Copyediting 1: Introduction

Who is this course suitable for?

This course is suitable for anyone contemplating a career in copyediting and for those who need to copyedit as part of their job but who have had little formal training.

Course description

This course demonstrates the basics of how to copyedit Word documents using Track Changes. It explains the differences between proofreading and copyediting, and gives information and exercises on how a copyeditor works on various types of text, including text with illustrations.

This course is available as an online self-assessed course (see below) or as a workshop.

As part of the online course, you will have the support of a tutor, who is available for 1 hour of support. Further hours can be purchased at £35 per hour.

What you should know after the course

This course teaches the very basics of copyediting; on its own it does not provide the thorough grounding needed to work as a professional copyeditor. Apart from introducing the basics of copyediting, the course is also designed as a taster to answer the question 'Is copyediting for me?' After taking this course, you should be very clear on the differences between proofreading and copyediting, and the following aspects of the profession:

  • the types of error a copyeditor is expected to spot and correct
  • how to mark those errors efficiently using Track Changes in Word
  • some of the common editorial conventions in British and US English and how to apply them effectively
  • the basics of dealing with text elements such as notes, referencing and illustrations
  • an understanding of how to exercise judgement in how much to change and how to communicate effectively with the author on queries or suggestions
  • the importance of obtaining sufficient guidance from the client about the work they expect you to do
  • where copyediting fits into a variety of publishing processes.

At the end of this course, you will not have sufficient training to start work. We suggest that you consolidate your skills with Copyediting 2: Headway.

It's a good, brief introduction to the subject which doesn't overwhelm or overload.


I'm happy with all that was covered in this course. There are more things I would like to learn, as editing different formats, e.g. tables, or different layouts, e.g. how text and images work in magazines, newspapers, journals, etc. But I'm aware that this is only an introductory course and meant to give us a taste of what copy-editing is.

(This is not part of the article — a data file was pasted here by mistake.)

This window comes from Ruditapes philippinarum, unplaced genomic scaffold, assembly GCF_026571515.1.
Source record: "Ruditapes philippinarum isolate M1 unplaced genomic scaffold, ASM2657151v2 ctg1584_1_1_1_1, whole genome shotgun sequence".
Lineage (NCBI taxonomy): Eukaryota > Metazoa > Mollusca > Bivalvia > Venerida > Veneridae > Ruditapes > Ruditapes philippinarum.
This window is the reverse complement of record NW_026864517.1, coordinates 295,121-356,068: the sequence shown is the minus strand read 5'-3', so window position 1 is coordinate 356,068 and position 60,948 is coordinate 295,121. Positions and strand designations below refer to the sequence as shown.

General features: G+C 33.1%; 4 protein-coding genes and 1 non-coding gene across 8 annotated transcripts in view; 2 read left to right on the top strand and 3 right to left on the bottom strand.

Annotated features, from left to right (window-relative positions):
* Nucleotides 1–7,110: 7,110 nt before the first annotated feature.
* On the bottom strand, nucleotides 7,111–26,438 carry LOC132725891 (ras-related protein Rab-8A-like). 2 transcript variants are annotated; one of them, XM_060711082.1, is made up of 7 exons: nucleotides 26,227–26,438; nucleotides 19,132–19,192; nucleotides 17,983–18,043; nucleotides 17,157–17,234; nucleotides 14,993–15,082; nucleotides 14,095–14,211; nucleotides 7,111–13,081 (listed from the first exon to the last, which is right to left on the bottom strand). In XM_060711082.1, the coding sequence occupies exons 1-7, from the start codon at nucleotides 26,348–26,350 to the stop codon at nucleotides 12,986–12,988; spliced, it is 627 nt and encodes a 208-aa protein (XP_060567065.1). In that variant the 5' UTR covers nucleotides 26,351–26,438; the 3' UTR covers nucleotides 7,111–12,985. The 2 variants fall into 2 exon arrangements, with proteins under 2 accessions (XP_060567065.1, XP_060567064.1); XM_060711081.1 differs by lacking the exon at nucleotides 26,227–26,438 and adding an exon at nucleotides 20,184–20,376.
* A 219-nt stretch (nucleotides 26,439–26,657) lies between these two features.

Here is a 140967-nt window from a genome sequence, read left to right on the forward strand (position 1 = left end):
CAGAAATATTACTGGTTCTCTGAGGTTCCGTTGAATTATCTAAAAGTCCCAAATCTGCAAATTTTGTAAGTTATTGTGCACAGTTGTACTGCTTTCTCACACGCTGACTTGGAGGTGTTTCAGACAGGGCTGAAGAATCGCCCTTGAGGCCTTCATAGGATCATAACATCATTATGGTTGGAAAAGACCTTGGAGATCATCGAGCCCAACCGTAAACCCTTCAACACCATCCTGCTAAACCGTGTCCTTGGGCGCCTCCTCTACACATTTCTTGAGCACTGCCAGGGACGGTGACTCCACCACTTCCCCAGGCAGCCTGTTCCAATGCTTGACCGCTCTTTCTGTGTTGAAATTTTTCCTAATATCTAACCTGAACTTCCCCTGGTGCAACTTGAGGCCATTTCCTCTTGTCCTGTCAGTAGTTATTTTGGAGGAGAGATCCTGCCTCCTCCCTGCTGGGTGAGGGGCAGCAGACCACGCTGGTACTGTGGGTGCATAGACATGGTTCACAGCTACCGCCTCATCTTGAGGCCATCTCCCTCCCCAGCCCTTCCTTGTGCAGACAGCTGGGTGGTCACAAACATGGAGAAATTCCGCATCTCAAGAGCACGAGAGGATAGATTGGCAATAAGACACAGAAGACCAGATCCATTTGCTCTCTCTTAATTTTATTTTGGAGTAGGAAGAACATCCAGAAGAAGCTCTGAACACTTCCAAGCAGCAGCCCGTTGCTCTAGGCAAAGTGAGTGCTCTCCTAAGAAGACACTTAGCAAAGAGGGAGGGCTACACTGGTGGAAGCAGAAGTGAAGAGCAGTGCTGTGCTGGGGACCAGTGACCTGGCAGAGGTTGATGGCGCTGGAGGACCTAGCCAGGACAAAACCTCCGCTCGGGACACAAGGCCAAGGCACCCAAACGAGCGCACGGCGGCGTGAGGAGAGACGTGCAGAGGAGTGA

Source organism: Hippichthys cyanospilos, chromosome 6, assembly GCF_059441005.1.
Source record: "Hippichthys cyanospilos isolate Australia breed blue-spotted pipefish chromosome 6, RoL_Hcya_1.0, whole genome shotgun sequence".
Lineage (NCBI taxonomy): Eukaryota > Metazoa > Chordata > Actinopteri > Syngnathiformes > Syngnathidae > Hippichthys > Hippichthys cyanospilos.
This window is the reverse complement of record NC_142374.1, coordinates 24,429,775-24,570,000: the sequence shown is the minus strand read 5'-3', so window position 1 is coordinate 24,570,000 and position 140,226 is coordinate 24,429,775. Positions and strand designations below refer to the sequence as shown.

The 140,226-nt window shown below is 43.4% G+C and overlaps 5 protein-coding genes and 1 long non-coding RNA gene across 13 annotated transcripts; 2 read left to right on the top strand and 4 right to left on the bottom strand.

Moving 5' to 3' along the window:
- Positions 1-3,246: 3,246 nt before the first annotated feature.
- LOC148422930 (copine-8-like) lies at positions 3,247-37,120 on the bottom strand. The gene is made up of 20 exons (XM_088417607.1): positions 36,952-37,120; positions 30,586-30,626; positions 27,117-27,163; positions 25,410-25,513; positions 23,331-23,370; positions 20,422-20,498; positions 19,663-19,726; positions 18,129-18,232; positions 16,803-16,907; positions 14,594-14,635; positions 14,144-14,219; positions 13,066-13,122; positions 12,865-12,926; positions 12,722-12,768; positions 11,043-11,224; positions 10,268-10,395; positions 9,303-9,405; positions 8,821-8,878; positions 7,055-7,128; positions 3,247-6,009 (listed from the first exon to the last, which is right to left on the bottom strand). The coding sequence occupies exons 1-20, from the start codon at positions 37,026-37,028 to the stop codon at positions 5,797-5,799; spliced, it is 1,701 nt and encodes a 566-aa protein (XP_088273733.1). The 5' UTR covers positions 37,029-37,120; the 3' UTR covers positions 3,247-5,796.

Each topic was covered in enough depth to provide a basic introduction to the different types of publication a copyeditor could work on, without it becoming overwhelming for a beginner.


Not only is it logical but also enjoyable.


Availability, prices and upgrade points

  Online Workshop
Price (members)    
Price (non-members)    
CIEP upgrade points 3 3
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Other price discounts are available. See the fees page.

All workshops take place over 1 day. Online courses take between 10 and 35 hours to complete, depending on the course, but you have access to the course materials for 6 months.

Online course structure

Time allowed for access: 6 months CIEP upgrade points: 3
Approximate study time needed to complete the course: 15–20 hours

This is a self-assessed course. You will be assigned a tutor who will be available for up to 1 hour of support (usually by email) but the tutor does not mark any of your work. When you have finished the course you can download and print a certificate that states that you have completed the course.

The online course follows the syllabus as described in the screen below.

Unit 1 explains the difference between copyediting and proofreading, and their functions in the publishing process. It addresses the considerations required for efficient and effective copyediting and explains the concept of coding. Common stylistic conventions in British and US English texts are explained, together with the role of house style guides, and frequently encountered problems with grammar and unclear meaning are discussed.

Unit 2 describes the different kinds of publishing contexts in which a copyeditor may work and offers a checklist for efficient working.

Unit 3 explores how the demands of copyediting fiction differ from working on non-fiction texts.

Unit 4 looks at features of non-fiction texts that a copyeditor must deal with, and introduces the concept of notes and referencing.

Unit 5 considers what the copyeditor needs to be aware of when editing humorous texts.

Unit 6 explains how to approach editing texts with illustrations and tables.

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